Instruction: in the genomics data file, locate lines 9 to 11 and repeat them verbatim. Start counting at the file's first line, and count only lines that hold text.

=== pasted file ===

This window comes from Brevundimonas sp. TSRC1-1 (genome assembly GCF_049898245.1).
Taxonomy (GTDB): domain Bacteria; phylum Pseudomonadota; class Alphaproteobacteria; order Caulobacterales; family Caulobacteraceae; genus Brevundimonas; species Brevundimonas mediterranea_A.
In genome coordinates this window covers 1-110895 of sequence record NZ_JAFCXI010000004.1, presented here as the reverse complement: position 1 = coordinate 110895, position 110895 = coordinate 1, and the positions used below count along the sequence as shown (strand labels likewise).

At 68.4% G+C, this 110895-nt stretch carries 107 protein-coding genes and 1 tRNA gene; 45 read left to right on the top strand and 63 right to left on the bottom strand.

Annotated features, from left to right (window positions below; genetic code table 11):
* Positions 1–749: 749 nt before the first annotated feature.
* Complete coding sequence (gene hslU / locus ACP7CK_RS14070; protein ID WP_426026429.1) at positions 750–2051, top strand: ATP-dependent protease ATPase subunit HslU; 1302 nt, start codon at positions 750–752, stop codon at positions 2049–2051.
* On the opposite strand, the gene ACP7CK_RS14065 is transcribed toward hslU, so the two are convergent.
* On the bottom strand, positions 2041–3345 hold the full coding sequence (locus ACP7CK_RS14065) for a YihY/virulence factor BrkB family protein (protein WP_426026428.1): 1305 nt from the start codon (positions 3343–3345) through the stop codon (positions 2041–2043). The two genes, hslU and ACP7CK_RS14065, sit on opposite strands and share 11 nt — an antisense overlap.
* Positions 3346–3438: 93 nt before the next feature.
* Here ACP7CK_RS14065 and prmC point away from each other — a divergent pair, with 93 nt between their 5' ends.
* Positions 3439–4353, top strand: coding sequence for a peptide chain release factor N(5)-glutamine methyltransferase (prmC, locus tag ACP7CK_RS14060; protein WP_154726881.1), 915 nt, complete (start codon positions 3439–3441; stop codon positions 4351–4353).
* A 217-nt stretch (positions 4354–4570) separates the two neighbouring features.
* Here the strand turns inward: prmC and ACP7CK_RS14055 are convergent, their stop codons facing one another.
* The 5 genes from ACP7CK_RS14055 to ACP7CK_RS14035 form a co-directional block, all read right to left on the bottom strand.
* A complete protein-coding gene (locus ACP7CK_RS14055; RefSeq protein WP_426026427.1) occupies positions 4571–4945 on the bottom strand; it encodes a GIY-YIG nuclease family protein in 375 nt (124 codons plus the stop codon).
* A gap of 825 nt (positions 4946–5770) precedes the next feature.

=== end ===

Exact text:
* On the bottom strand, positions 2041–3345 hold the full coding sequence (locus ACP7CK_RS14065) for a YihY/virulence factor BrkB family protein (protein WP_426026428.1): 1305 nt from the start codon (positions 3343–3345) through the stop codon (positions 2041–2043). The two genes, hslU and ACP7CK_RS14065, sit on opposite strands and share 11 nt — an antisense overlap.
* Positions 3346–3438: 93 nt before the next feature.
* Here ACP7CK_RS14065 and prmC point away from each other — a divergent pair, with 93 nt between their 5' ends.